*FIRST SPEAKER ON WRONG SIDE
In comics, it's usually a good idea for each speech balloon to appear above the head of its speaker. This helps readers keep a straight idea of who's saying what. To this end, the first speaker in a scene is usually placed on the left, so that the resulting reading order throughout the scene will maintain this balloon-above-its-speaker convention. The writer should be sensitive to this convention when deciding the speaking order and point of view of each panel.
*BROKEN 180 RULE
This rule states that the readers' point of view shouldn't jump across the line of action in a scene. The line of action is a lateral space through which the scene's primary action occurs: if two characters are conversing or fighting, the line of action extends through them both; if a character is running toward a mailbox, the line of action passes through him and the mailbox; if a character is staring at a street sign, the line passes through him and the sign. The readers' POV can move anywhere in a semi-circle (180 degrees) around the line of action, but to cross that line from one shot to the next is to break the 180 degree rule.
This rule exists because readers construct imaginary space for each scene to occur in, and they pretend to occupy that space as they read. This imaginary space is generally built around an axis created by the line of action (due to the action's prominence in the scene), so the reader will relate everything to that line. If the reader is suddenly 'teleported' to the unfamiliar side of that line, his imaginary space will lose its axis, and he'll be disoriented. He may continue to understand the scene's events, but his sense of the scene's space will begin to disintegrate, along with its reality.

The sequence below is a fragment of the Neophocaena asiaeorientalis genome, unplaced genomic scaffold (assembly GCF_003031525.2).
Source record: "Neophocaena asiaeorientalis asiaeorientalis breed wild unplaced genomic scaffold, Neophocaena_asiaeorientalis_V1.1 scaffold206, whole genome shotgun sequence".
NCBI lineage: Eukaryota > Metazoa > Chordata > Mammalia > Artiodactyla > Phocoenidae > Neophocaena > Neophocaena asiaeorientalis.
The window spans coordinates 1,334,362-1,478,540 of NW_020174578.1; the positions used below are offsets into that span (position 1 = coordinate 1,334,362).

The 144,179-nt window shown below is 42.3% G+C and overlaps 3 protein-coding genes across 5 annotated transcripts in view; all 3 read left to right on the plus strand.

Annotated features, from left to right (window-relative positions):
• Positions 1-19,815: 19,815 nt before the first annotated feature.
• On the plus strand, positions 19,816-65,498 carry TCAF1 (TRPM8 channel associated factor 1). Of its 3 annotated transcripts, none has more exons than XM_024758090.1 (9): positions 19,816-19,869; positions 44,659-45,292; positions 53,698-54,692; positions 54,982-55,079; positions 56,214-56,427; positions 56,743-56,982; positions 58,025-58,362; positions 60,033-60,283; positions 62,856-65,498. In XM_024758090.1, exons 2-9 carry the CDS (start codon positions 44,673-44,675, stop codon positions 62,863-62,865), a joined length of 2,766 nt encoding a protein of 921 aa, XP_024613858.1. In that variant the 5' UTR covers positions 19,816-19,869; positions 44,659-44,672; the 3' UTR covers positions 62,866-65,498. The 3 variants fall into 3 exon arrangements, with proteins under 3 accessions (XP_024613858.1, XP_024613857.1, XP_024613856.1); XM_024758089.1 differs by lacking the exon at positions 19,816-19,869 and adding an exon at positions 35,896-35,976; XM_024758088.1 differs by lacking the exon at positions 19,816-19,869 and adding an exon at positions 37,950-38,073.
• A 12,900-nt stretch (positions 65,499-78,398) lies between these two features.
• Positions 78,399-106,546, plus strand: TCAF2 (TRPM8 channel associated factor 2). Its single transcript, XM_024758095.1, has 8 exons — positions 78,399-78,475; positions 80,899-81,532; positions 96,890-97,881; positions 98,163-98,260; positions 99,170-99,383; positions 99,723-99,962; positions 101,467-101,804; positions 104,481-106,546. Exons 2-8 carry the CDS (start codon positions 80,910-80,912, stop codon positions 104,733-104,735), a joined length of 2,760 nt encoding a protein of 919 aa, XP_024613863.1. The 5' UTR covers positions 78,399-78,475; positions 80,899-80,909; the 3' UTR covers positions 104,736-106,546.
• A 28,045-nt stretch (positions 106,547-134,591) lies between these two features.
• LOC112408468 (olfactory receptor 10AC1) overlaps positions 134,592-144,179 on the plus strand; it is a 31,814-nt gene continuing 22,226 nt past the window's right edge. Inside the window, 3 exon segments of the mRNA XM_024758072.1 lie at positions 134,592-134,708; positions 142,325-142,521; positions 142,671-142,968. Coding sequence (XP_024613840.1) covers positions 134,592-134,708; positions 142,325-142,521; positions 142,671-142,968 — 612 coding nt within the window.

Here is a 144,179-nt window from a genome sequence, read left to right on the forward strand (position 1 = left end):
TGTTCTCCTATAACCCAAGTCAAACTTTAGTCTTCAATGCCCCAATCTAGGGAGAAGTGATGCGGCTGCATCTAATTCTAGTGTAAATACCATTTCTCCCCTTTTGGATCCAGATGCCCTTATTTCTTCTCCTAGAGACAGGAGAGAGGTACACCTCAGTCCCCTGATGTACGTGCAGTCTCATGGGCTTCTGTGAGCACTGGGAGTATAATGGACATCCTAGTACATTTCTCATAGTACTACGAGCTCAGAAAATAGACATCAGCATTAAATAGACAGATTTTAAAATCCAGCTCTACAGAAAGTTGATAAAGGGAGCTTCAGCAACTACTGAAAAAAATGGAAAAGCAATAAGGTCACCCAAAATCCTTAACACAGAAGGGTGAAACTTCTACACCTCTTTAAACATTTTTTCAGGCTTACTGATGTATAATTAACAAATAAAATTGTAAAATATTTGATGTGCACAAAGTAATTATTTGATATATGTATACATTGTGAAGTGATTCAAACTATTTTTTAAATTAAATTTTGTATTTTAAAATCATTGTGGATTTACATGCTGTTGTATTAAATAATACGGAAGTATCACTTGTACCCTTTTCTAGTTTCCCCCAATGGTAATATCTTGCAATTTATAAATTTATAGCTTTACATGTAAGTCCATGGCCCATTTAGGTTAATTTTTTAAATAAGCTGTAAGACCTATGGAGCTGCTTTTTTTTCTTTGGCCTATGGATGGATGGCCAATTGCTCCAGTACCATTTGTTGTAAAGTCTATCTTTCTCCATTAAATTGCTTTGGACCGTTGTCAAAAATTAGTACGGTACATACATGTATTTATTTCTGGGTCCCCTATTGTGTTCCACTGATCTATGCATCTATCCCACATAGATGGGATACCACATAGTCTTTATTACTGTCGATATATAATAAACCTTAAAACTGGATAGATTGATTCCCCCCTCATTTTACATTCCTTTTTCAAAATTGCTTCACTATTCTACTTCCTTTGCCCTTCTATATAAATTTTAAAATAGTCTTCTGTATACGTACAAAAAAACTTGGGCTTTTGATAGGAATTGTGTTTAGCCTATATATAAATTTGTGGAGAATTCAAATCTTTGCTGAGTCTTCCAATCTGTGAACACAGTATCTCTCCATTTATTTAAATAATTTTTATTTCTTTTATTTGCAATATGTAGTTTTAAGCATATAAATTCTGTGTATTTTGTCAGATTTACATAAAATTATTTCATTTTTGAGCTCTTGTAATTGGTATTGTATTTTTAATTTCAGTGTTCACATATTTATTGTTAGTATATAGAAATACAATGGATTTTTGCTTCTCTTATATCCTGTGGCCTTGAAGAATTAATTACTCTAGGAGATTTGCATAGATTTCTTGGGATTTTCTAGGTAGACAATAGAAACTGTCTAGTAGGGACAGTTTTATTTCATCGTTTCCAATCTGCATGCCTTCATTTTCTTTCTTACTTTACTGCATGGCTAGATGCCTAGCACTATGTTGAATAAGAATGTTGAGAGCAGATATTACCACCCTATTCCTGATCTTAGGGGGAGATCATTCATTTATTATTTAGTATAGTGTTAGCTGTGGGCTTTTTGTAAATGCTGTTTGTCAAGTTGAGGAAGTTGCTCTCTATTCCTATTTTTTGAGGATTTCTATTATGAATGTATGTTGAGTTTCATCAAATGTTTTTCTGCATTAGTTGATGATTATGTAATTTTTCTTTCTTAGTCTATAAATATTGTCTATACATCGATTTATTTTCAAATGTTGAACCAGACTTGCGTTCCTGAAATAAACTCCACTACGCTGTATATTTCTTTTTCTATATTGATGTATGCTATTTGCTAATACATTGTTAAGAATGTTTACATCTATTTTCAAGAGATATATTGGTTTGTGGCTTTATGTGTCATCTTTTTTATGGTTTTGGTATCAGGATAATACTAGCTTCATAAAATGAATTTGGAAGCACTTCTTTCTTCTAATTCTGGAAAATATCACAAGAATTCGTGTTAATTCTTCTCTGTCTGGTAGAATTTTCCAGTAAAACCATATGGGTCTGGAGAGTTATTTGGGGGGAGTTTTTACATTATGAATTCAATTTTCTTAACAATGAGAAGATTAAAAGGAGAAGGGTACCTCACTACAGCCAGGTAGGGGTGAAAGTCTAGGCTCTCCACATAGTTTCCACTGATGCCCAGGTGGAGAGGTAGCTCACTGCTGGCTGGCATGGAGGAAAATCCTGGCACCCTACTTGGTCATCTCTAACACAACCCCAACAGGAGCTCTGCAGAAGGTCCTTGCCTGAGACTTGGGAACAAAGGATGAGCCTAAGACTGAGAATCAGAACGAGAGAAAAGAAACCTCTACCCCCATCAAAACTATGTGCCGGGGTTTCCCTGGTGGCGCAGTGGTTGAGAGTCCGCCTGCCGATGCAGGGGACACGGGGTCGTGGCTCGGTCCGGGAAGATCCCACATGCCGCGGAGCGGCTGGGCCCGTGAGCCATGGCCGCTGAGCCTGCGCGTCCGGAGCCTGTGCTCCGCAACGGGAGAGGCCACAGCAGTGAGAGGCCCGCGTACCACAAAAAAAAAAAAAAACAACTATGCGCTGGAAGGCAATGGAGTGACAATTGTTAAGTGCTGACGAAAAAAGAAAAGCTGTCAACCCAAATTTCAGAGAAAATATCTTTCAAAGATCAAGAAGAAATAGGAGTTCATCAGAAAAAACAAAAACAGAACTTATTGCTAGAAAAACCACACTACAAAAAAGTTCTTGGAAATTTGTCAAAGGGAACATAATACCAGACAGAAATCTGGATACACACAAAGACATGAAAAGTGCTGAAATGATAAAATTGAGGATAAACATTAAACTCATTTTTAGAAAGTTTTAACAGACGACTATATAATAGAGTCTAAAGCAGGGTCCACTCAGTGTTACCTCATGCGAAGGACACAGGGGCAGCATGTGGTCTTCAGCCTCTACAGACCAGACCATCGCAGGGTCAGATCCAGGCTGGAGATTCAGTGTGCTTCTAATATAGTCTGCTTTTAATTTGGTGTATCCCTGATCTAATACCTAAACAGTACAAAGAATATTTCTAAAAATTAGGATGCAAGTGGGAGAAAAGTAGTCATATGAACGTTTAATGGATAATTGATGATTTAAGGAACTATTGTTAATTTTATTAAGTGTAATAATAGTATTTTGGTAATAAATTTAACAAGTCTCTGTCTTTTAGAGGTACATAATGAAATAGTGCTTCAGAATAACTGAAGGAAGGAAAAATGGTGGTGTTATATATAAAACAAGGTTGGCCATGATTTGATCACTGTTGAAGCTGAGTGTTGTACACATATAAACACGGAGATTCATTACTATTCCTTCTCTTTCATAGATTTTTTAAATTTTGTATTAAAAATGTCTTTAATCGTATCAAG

Another reason the 180 rule is important to comics is that it supports the balloon-above-head convention described above. If we always see the characters in a scene from the same side, it's easier to keep their speech balloons straight.
If the line of action must be crossed, the visual storyteller can 'pivot' the line by creating a new line, such as by a character at one end of the line shifting her attention -- which constitutes the line -- to a new person or object, or by a character at one end of the line moving across the reader's fixed POV.